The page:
As few members of the British
aristocracy have converted to Judaism, the conversion of Lord George Gordon*
(1751 – 1793) was a matter of note in British society.

    Lord George’s life both before
and after his conversion was a roller coaster of events. At 12, he sailed as a
midshipman (officer-in-training) to Jamaica. After his service in the Carribean
and earning the rank of Lieutenant, he spent time in Virginia, where he
developed a great sympathy for the colonists’ desire for self-rule.
    In 1774, Lord George attained
a seat in the House of Commons. In 1779, he organized and presided over the
Protestant Assembly, an organization opposed to a bill that would relax the
restriction on Catholic rights that was designed, in his opinion, to woo the
Catholic nations to support England’s war against the Colonies. Unfortunately,
when a rally to petition the repeal of the bill turned violent (Gordon
), Lord George was blamed and imprisoned in the Tower of London.
Ultimately, he was acquitted.
    Once free, Lord George retired
from public life. When he began his friendship with the local Jewish community,
his requests to convert to Judaism were rejected by London’s Chief Rabbi
(perhaps to protect the local community from an unpopular public figure).
    In 1787, Lord George was
charged and convicted of defamation (in support of a friend, he had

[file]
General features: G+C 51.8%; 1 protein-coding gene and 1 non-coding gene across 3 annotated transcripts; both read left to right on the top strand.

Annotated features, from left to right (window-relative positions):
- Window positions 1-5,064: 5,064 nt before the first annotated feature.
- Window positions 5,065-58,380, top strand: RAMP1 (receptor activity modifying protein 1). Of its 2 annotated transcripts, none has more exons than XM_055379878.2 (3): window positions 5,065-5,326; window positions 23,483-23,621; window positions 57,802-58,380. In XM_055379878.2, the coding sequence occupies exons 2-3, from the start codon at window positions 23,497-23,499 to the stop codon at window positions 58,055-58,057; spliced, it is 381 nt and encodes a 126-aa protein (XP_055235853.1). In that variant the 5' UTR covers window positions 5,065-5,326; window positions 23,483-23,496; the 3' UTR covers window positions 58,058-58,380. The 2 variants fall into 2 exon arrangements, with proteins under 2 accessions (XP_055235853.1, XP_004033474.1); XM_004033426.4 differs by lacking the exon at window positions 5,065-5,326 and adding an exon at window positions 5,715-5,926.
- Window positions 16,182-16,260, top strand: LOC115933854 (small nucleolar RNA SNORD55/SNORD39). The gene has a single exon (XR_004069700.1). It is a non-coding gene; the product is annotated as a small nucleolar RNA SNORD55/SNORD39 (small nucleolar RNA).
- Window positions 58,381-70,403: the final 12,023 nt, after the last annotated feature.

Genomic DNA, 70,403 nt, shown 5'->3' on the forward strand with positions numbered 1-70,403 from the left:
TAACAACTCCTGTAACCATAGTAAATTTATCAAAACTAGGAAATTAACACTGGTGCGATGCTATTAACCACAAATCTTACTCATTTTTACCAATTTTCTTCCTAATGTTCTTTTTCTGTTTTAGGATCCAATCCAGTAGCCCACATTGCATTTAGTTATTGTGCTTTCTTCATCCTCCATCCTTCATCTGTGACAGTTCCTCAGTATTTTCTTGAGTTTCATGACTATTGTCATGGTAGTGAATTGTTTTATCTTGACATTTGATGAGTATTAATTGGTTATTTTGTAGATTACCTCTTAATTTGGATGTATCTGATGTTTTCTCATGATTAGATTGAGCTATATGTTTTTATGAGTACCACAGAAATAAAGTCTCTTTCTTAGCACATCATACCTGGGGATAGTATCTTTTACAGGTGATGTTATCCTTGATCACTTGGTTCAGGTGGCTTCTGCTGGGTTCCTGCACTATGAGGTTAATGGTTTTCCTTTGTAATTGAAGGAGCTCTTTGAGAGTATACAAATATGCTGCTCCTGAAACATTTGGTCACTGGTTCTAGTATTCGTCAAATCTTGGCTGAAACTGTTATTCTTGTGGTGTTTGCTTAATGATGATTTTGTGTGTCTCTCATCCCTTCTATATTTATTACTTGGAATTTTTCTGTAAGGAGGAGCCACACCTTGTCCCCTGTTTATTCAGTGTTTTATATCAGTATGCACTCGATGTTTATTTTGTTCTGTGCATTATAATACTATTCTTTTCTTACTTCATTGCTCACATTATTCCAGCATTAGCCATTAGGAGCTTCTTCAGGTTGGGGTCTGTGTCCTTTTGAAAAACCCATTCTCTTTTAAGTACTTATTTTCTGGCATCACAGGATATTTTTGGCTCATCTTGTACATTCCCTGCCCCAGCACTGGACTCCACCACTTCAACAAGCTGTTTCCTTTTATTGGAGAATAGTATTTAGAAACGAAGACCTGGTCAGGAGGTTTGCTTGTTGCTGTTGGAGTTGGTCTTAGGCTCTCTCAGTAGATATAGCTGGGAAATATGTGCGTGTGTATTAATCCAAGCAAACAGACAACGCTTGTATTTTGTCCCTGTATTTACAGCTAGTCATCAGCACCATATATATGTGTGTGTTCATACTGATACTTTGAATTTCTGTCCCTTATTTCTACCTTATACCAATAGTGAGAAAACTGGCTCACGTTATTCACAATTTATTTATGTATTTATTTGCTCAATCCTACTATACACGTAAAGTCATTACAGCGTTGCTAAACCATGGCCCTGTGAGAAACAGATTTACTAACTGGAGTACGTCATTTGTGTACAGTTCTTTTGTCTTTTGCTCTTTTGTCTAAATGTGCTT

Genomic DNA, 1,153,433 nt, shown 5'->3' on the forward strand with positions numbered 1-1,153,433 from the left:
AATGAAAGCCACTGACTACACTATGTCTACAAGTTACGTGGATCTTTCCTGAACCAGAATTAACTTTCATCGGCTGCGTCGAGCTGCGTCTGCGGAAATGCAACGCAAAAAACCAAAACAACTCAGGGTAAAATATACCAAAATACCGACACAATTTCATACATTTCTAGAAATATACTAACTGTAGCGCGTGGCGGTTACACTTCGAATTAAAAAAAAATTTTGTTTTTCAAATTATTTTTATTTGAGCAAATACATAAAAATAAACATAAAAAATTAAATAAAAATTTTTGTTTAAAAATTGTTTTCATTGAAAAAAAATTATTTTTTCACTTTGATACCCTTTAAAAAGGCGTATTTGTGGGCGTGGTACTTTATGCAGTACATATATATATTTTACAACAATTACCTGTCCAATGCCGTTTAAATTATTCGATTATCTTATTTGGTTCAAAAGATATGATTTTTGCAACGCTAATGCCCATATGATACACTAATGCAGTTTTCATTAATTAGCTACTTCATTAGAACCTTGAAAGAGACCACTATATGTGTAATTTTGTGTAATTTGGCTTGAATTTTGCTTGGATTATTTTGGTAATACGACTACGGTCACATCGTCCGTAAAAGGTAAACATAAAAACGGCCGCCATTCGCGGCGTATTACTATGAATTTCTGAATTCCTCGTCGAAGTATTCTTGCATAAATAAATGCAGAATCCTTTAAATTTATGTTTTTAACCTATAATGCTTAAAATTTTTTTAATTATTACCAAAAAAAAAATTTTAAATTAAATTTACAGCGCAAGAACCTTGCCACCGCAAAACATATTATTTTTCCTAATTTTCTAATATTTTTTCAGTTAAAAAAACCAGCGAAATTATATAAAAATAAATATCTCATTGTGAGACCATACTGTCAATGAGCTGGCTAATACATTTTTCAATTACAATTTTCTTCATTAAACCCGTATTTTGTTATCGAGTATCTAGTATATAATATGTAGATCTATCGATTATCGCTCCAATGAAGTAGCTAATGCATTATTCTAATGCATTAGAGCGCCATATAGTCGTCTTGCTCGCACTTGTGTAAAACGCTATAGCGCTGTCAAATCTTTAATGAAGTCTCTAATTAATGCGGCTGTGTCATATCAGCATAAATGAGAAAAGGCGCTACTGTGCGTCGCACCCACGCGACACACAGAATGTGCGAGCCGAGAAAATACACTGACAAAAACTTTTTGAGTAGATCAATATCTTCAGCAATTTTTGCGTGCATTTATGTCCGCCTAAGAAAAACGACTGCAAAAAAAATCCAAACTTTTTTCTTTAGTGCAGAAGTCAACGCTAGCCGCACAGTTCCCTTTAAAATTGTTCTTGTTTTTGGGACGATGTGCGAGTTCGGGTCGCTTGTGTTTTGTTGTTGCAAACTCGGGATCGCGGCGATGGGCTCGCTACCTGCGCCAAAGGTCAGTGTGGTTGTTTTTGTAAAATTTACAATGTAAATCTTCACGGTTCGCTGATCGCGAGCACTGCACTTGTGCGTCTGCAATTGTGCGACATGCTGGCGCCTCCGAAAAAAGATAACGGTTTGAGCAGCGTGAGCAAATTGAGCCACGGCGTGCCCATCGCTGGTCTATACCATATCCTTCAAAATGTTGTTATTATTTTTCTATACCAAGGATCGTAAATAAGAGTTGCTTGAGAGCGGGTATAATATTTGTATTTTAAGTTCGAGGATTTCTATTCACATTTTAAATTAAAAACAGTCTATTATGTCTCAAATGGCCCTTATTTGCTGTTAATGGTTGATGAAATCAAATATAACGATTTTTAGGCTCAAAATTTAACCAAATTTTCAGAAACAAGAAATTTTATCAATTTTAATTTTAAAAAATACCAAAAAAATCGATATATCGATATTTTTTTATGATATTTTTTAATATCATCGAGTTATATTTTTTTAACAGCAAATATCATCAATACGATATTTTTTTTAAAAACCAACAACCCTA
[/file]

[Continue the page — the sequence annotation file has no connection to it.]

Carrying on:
taken a newspaper ad denouncing Marie Antoinette). He fled the
court and took up residence in the Jewish community in Birmingham, where he
formally converted. He spent six months living as Israel ben Abraham before
being arrested and then the final six years of his life in the infamous Newgate
prison. His brother, the Duke, arranged a private quarter, as well as kosher
food. As a wealthy prisoner, he was also allowed visitors and even managed to
have a minyan in his cell each Shabbat. He frequently visited the other
prisoners and distributed charity among them.
    At the end of his 5 year
sentence, Lord George was returned to prison when he refused to allow non-Jews
(even his brothers) to guarantee his future good behavior (and the court refused
to recognize his two Jewish guarantors). On November 1, 1793, Lord George
perished from a prison typhoid outbreak.
(Not to be confused with the
poet Lord George Gordon Byron.)
Copyright © 2012 National Jewish Outreach Program. All rights reserved.